Also, the rumor at work turned out to be fact. We were given new time sheets to fill out sans the first four working days. None of us turned it in yet. We've all banded together and plan to plead our case tomorrow afternoon. That is if our principal doesn't skip out like she did today! She probably sensed we were coming. Surely HISD funded her to pay teachers the full 20 days. So what's going to happen to the $750 each teacher loses out on? Hmm???

What does Thursday bring? Only time will tell. But prayers will be much appreciated!

Thursday, June 12, 2008

Thankful Thursday!

1. Teaching summer school is so chill.

2. The beach is so relaxing.

3. The HEB brand sun block is so worth it.

4. Ted Dekker's Black can be so confusing at first.

5. Ted Dekker's Black can also be so addictive.

6. Leaving work by 4:00 is so nice!

7. The HOV lane is so worth waking up and leaving 15 minutes early.

8. I'm so ready for the weekend!

9. God is so good!

10. I'm so ready for bed!

Thursday, June 05, 2008

Thankful Thursdays!

1. I survived the school year!!!!!!!! Now I just need to survive summer school . . .

2. The aforementioned summer school will pay up to $25/hr. Which translates to a couple of months of living in Bedford. So I suppose it's worth the sacrifice.

3. I'm packing my bag for the family weekend at the beach. Yay!!!

4. I have a stack of books ready to read while on the beach; including, but not limited to Ted Dekker's Black, Khaled Hossein's The Kite Runner, and Kim Edwards' The Memory Keeper's Daughter. Hmm . . . none of them are light reading, are they? Oh, and if you click the link I wouldn't read everything or else it might ruin story lines for ya.

5. I heart the HOV lane. A coworker who lives only 5 minutes away has started carpooling with us for summer school, and that means we can zip past the thousands of cars sitting on the I-10 main lanes. My life will never be the same!

6. I also heart the new Chronicles of Narnia movie. I've read of people being annoyed by the Prince Caspian/Susan kiss at the end. Um, HELLO?! Did you see the movie?! I SO would have done the same as Susan! Ok, maybe not really. But I'd like to think I would . . .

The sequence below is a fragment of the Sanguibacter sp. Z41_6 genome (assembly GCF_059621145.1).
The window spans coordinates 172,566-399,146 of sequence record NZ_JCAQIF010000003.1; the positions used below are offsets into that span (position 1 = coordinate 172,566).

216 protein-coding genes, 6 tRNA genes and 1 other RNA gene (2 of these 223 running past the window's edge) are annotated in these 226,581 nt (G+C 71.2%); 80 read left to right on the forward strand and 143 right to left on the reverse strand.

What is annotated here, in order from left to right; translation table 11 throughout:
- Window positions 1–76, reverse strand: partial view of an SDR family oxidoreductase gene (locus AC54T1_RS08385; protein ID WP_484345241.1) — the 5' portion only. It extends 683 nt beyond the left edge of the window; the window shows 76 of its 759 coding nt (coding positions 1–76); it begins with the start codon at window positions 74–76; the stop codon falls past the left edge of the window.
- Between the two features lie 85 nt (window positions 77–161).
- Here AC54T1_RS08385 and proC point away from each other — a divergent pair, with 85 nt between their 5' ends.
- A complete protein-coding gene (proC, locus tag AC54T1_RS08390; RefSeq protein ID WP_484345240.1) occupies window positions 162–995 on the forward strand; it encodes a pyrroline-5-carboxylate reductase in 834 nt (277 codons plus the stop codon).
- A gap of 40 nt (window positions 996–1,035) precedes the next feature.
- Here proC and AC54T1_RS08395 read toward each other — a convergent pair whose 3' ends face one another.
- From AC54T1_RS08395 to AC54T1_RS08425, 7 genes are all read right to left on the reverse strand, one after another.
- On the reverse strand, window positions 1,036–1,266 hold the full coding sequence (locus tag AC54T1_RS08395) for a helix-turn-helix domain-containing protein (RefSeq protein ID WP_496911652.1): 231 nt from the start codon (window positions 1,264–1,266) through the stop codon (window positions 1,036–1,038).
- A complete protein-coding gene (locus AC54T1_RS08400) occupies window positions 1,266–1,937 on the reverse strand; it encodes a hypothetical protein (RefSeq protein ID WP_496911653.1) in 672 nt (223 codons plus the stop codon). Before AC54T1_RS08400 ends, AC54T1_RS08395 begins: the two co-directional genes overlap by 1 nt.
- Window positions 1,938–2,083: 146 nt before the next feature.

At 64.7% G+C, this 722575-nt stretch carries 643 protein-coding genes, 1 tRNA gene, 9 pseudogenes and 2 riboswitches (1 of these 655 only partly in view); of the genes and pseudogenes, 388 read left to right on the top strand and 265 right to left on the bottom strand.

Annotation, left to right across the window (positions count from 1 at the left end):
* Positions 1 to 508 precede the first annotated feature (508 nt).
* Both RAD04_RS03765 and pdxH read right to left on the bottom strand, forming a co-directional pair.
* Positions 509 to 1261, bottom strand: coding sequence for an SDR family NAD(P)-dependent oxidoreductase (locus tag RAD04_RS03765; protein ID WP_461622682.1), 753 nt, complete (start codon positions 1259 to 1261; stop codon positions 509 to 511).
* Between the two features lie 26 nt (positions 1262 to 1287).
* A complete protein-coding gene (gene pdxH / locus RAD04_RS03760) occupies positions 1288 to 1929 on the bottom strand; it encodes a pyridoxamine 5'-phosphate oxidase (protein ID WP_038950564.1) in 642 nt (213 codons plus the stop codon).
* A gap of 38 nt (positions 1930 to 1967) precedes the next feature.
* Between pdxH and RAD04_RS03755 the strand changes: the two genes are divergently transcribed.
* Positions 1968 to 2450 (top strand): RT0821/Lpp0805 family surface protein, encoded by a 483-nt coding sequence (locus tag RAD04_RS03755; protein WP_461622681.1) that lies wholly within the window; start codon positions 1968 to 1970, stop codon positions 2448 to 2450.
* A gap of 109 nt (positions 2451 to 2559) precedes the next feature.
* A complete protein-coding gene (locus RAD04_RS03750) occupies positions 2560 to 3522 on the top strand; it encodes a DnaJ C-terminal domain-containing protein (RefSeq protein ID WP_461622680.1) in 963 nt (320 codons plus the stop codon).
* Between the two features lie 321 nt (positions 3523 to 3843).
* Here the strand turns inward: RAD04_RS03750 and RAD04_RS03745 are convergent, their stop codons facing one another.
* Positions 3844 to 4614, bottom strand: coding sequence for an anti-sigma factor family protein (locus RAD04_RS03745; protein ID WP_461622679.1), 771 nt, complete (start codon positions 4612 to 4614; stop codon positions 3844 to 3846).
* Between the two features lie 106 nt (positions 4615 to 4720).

7. At the end of the Spring Program our principal announced to the whole staff that I'm leaving to do mission work overseas. She actually had a few nice things to say. Almost made me cry. And ever since I've had people coming up to me on a daily basis asking what I'll be doing, offering to keep me in their prayers and wishing me well. It's actually quite touching. And I never realized that so many people know who I am.

8. Two plants I received from students (nearly a month ago!) are still alive and well and show no signs of dying. One is a Begonia that's thriving; the other had no identification. Is anyone able to help?

I've been too busy (and lazy when I'm not busy) to look it up.

9. My wonderful coworkers who have been helping me finish packing my classroom since summer school started. I don't know what I would do without them!

10. It's SUMMERTIME!!!!!!

Wednesday, June 04, 2008

Two Thousand Five Hundred Dollars

Apparently, that's my price.

That's the amount I'll get paid for working summer school for 20 days.


You see, what had happened was, I went to offer my services as a sub.

Twenty minutes later I left scratching my head, wondering how in the world they got me to agree to teach the full term.

Those wily co-lead teachers of mine who call themselves my friends!

But I figured since I'm not going back to work at the beginning of August I'll have a bit more time to recover.

I'm actually not all that tired.

Perhaps it's the 12+ hrs of sleep I got every night last weekend.

So, yeah, I'm teaching summer school.

All those brilliant and insightful blog posts I have rolling around in my head will just have to wait a wee bit longer before finding their release.

And I'm thankful I'll have a couple thousand more to add to my England Fund.

I just wish the dollar wasn't so weak up against the GB pound!

Monday, June 02, 2008

I emerge . . .

as Jan Brady!

You Are Jan Brady

Brainy and a little introverted, you tend to think life is a lot worse than it actually is.

And while you may think you're a little goofy looking, most people consider you to be a major babe.